PROMOTERS were half-hoping Ben Mee might have turned on the style for the Clarets.

Others thought Jack Cork might have been a noteworthy recipient of the first-ever Benedictine man of the match prize.

But in the end two-goal hero Ashley Barnes came up with the kind of spirited performance which secured him a special bottle of Burnley's favourite tipple.

Club bosses have swapped the traditional champagne for a bottle of Béné this season, for their star man, and the Southampton game saw the scheme's launch.

For generations, a tot of Béné and hot has warmed the cockles of stalwart supporters at Turf Moor, with crowds going through 1,500 bottles last season alone, so the tie-up was a no-brainer.

Philippe Jouhaud, the liqueur's marketing director, said: "Over the years, we have enjoyed incredible support from Burnley Football Club.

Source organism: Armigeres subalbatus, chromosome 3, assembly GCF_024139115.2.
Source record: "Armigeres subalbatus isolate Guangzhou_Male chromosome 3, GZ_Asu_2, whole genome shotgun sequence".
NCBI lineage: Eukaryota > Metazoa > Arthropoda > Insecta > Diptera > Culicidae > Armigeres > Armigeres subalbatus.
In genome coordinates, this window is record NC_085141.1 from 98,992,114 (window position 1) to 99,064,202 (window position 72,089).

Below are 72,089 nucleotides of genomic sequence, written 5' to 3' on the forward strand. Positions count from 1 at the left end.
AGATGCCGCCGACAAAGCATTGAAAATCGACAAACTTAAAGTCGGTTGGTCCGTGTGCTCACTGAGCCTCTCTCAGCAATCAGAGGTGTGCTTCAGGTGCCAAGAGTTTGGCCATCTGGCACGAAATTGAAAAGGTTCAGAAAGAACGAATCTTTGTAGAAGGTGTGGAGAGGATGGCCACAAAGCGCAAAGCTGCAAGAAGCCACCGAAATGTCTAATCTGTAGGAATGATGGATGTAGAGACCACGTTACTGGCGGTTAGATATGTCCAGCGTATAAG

"We're proud to bring about the first ever Bénédictine Man of the Match, and hope the team enjoy their limited edition prizes.#

"There is no better way to thank the club for its loyal patronage for 100 years and counting."

Anthony Fairclough, the club's commercial director, added: "Bénédictine is one of our most popular match day drinks, so the club is thrilled to be partnering with the brand for our man of the match presentations.

"We’ve been selling Béné and hot on the terraces for over a century now, so this feels like a fitting and unique way to commemorate our town's history with the liqueur."

The affiliation with the drink dates back to the First World War, when members of the East Lancashire Regiment were stationed close to Fécamp, in Normandy, where the liqueur is made. Soldiers drank it with hot water to keep warm in the trenches.

Once hostilities ceased the taste for Benedictine was transferred back to Blighty and bottls had to be imported. Burnley Miners Club, just yards from the football ground, is renowned as their best customer.